How to Crochet the Alternative Turning Chain – Photo Tutorial
First, make a chain, now instead of starting with the double crochet from the 3rd chain from the hook, you will crochet alternative turning chain. But to make this more clear, I will explain you the steps first for the part where you would turn and start a new row. It is easier to see and understand it that way. I will get back to the beginning part and how to do it in rounds later.
So, let imagine you on row 2 and you need to start a turning chain.
First, crochet a single crochet. But do NOT crochet a chain before doing so. Just simply crochet a single crochet into the first stitch.
Next, insert your hook into the loop of the single crochet that is the furthest away from your hook (for righties that is on the left, and for lefties that is the loop on the right).
Now, pull up a loop and make another single crochet. You now have 2 single crochets stacked on top of each other and they have the same height as a double crochet. You can now start crocheting double crochets starting from the second chain from the hook. To summarize, crochet two stacked single crochet stitches on top of each other for a double crochet as an alternative turning chain.
If you need to crochet treble crochet, just repeat the previous step and crochet another single crochet on top of the first two you just created. You will now have a 3 single crochet stitches in the height of a treble crochet as an alternative turning chain. Starting from the second stitch you will now crochet treble crochet stitches.
So, to make this even easier, just think about the formula: Double means two, so you crochet two stacked single crochets as the alternative turning chain. And treble means three, so you would crochet three stacked single crochets as the alternative turning chain. For a double treble crochet it then be 4 stacked single crochets and so forth. Easy right?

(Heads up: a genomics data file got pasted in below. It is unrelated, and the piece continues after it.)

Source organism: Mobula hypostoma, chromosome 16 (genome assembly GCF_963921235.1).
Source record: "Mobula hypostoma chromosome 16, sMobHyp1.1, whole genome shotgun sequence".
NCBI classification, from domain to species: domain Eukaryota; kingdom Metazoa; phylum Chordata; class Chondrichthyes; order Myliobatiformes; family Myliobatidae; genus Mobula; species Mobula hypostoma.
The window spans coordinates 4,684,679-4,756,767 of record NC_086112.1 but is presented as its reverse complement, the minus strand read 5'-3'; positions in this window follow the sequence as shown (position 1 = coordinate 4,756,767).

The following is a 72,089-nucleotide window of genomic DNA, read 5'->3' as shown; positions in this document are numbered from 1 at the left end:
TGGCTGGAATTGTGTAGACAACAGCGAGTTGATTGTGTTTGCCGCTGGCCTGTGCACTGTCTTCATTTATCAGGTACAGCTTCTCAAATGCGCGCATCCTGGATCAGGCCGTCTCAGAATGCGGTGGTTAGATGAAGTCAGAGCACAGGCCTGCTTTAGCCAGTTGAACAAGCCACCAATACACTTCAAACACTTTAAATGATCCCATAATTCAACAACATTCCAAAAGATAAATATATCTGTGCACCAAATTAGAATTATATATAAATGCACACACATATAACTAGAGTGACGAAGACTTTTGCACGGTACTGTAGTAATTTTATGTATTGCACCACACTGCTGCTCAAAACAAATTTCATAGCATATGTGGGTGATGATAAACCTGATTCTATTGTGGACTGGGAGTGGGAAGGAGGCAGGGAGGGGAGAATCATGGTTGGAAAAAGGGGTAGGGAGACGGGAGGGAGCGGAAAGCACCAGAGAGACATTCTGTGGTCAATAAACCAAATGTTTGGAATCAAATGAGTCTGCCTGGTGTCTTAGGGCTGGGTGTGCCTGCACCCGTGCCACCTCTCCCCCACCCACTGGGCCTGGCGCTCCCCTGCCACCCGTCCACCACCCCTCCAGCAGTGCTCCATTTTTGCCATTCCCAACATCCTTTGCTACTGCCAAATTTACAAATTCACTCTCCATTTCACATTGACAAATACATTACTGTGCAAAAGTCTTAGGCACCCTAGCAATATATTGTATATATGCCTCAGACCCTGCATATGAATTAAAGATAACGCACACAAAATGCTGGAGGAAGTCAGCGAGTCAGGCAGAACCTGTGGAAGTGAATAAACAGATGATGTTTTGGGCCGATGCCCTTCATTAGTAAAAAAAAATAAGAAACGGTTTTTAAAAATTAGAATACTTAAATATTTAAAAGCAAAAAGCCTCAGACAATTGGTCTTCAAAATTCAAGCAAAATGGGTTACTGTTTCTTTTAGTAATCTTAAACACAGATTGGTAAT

Now at the end of each row, you will then just go on top of last of the stacked single crochets to crochet your last stitch of the row.
The same is true for rounds. Instead of the starting chains we usually crochet, just crochet the alternative turning chain and you will reduce the amount of diagonal seams you created also.
Now, let’s go back for a moment and talk about the beginning of a row. How would you start, instead of crocheting from the third chain from the hook if it is a double crochet, for example? Well, you simply do the same as we just did.
Let’s say you need to crochet a row of 15 double crochet stitches. Start by making a chain of 15 +1, then crochet a stacked single crochet in the height of a double crochet, so 2 single crochets on top, in the second chain from the hook. Now from the second stitch on, crochet normal double crochet stitches.
You could also start with a chainless foundation double crochet row and then crocheting normal rows of double crochets using the alternative turning chain at the beginning of each row.
How to Crochet the Alternative Turning Chain – Video Tutorial